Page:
Notting Hell, Rachel Johnson (2006)

I read this book after I’d just had my first son, having lived in London for ten years, so all the money, pomp and preposterousness of life in the capital was very relatable.  A couple of years before we’d rented an upper-floor flat of a white stucco building which backed onto a large communal garden in Little Venice.  It was like living on a film set (indeed, a little street nearby was frequently commandeered as such – all very Richard Curtis).  After a stint in grey Islington, it felt like a little patch of paradise.  It was also amazing for people watching.  Our square was reminiscent to the setting for Notting Hell in which the author luxuriates in poking fun at the wealthy, privileged and self-obsessed, revealing their lives to be less perfect than their interior design may lead you to believe.  Of course, it’s all hammed-up for comedy, but that’s part of the fun.

The BFG, Roald Dahl (1989)

I only properly discovered Roald Dahl last year through the BFG, but not through the recent film as you might imagine.  Ironically, we avoided watching the film as it looked a bit scary (ridiculous I know, but I’d only read The Twits (1980) which is quite dark and the trailer for the BFG seemed quite dark too). It was only later that I plonked the book in my trolley when it was on offer at the supermarket.  It was even later still that got it off our shelf when I was trying to find a book that would be acceptable to both my kids.  My youngest still liked picture books, but he’d just decided to share a room with his older brother, so it was an opportunity to consolidate their bedtime story times.  Our copy of the BFG has some of Quentin Blake’s pictures and was also something new for all of us, so I thought I’d give it a shot.  It was lovely to all discover it together – collecting dreams in jars and blowing them into children’s rooms with a trumpet was my favourite idea.  My youngest was sucked-in by the silliness of the whizz-pops and snozcumbers and so we’ve been wading through the rest of Roald Dahl’s books ever since.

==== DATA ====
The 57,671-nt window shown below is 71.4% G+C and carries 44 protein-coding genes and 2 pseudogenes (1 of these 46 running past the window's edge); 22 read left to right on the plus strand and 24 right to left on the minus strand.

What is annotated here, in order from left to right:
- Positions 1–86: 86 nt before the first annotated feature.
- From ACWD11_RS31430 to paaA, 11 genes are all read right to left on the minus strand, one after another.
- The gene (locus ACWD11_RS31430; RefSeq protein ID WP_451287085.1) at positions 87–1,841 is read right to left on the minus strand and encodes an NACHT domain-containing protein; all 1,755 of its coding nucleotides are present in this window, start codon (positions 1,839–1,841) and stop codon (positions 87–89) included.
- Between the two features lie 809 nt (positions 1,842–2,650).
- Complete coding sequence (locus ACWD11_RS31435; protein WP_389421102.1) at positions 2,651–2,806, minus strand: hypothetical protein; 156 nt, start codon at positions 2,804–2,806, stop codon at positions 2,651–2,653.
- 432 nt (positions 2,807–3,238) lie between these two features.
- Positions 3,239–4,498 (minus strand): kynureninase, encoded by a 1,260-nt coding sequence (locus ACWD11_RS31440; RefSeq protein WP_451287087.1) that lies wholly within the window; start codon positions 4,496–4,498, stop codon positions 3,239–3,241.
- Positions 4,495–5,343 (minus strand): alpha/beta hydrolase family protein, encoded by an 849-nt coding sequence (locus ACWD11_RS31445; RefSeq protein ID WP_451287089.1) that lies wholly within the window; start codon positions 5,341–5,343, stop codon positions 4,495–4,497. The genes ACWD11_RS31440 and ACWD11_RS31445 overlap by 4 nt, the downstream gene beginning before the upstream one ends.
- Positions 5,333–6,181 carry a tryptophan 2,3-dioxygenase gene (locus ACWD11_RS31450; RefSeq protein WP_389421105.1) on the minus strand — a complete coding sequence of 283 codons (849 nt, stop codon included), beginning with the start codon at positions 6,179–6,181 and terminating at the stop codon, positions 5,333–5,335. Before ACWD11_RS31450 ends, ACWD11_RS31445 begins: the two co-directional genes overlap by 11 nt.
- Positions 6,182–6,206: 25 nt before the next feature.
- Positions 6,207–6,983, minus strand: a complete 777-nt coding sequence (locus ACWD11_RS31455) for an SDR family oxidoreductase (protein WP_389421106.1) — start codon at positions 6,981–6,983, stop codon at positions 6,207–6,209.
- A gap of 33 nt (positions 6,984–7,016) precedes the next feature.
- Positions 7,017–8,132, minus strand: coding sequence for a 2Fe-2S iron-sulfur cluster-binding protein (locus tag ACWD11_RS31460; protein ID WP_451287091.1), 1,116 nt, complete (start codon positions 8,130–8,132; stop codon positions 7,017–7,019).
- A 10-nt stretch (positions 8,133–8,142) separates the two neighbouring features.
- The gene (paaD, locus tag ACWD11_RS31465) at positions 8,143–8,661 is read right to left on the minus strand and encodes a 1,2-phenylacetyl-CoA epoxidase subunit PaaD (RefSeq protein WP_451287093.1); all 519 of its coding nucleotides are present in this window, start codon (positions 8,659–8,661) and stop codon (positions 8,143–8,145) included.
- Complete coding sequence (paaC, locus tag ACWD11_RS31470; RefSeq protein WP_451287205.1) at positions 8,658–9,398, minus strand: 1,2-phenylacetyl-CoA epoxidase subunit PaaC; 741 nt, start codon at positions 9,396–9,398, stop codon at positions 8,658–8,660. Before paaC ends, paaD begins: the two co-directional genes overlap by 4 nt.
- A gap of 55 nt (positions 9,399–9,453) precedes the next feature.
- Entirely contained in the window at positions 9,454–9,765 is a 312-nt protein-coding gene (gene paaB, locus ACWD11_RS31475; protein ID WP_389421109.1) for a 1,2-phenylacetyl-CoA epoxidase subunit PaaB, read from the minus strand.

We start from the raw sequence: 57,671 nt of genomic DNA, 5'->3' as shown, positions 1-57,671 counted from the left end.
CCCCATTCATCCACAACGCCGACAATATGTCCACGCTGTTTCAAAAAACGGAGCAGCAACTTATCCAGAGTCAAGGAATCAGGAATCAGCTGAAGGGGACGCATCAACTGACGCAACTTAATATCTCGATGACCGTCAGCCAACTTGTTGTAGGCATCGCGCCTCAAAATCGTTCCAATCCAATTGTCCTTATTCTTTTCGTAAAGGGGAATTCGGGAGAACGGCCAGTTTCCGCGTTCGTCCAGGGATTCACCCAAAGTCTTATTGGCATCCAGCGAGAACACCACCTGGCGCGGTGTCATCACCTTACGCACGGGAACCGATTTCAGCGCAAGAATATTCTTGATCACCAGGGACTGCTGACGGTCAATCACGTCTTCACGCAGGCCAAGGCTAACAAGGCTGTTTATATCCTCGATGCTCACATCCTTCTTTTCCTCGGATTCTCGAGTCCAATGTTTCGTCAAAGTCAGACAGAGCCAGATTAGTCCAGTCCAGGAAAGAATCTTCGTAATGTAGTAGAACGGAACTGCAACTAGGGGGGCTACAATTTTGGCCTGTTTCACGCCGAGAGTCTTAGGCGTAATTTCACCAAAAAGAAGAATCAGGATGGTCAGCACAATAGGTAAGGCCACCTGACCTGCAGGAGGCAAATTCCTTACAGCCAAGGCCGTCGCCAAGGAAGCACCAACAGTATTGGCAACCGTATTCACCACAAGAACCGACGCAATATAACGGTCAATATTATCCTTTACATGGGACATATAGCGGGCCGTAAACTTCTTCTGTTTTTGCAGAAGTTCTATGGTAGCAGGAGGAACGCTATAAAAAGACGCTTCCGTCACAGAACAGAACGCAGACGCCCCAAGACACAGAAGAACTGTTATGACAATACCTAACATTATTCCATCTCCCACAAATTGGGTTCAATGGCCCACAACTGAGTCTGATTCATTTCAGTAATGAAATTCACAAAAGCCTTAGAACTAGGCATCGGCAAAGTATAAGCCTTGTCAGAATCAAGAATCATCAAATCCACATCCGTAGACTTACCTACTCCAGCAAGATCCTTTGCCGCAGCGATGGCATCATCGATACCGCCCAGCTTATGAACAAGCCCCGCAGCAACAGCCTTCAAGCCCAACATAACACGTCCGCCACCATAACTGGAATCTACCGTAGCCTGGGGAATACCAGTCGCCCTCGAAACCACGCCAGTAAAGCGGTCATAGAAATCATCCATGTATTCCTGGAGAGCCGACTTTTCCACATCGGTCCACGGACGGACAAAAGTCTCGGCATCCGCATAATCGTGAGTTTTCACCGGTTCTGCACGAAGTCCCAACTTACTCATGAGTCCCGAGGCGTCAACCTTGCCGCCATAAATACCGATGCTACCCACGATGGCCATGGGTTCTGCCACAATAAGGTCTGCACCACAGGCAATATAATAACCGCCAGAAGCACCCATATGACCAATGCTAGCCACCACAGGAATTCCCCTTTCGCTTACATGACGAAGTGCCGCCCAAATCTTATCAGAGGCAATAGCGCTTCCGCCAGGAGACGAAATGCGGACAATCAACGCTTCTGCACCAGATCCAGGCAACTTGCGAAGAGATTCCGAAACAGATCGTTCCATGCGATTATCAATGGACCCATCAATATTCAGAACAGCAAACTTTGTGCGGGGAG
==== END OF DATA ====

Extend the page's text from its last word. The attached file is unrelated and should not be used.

My final Five

I’m conscious that I’ve been way more indulgent than the rules of the TV show, so if I had to choose only five, they would be the following.  Probably for the associated memories as much as the books themselves:

  1. Famous Five
  2. Catcher in the Rye
  3. Regeneration
  4. Touching the Void
  5. BFG

What would be yours?